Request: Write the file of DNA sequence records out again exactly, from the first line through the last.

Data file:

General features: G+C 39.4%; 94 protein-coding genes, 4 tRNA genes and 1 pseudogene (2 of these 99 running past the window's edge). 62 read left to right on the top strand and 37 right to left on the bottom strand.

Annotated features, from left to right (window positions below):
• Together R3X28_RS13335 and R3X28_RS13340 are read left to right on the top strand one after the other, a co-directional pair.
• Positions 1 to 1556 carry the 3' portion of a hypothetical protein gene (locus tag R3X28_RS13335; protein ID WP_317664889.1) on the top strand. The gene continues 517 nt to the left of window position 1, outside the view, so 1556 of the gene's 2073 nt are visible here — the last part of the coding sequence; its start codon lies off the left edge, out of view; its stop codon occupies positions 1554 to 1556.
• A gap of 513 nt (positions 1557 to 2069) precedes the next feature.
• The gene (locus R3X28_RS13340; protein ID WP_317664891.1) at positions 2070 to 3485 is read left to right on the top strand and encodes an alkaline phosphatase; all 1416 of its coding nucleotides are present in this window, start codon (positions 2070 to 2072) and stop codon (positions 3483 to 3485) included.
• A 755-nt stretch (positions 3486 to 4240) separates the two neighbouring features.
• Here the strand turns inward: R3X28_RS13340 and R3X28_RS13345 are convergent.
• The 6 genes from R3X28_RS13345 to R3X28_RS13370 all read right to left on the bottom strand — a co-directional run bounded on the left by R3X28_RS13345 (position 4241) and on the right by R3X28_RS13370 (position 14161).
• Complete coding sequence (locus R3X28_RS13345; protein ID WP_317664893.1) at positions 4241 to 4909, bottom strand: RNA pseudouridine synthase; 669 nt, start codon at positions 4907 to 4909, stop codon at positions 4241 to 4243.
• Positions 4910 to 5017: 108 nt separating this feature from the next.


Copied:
General features: G+C 39.4%; 94 protein-coding genes, 4 tRNA genes and 1 pseudogene (2 of these 99 running past the window's edge). 62 read left to right on the top strand and 37 right to left on the bottom strand.

Annotated features, from left to right (window positions below):
• Together R3X28_RS13335 and R3X28_RS13340 are read left to right on the top strand one after the other, a co-directional pair.
• Positions 1 to 1556 carry the 3' portion of a hypothetical protein gene (locus tag R3X28_RS13335; protein ID WP_317664889.1) on the top strand. The gene continues 517 nt to the left of window position 1, outside the view, so 1556 of the gene's 2073 nt are visible here — the last part of the coding sequence; its start codon lies off the left edge, out of view; its stop codon occupies positions 1554 to 1556.
• A gap of 513 nt (positions 1557 to 2069) precedes the next feature.
• The gene (locus R3X28_RS13340; protein ID WP_317664891.1) at positions 2070 to 3485 is read left to right on the top strand and encodes an alkaline phosphatase; all 1416 of its coding nucleotides are present in this window, start codon (positions 2070 to 2072) and stop codon (positions 3483 to 3485) included.
• A 755-nt stretch (positions 3486 to 4240) separates the two neighbouring features.
• Here the strand turns inward: R3X28_RS13340 and R3X28_RS13345 are convergent.
• The 6 genes from R3X28_RS13345 to R3X28_RS13370 all read right to left on the bottom strand — a co-directional run bounded on the left by R3X28_RS13345 (position 4241) and on the right by R3X28_RS13370 (position 14161).
• Complete coding sequence (locus R3X28_RS13345; protein ID WP_317664893.1) at positions 4241 to 4909, bottom strand: RNA pseudouridine synthase; 669 nt, start codon at positions 4907 to 4909, stop codon at positions 4241 to 4243.
• Positions 4910 to 5017: 108 nt separating this feature from the next.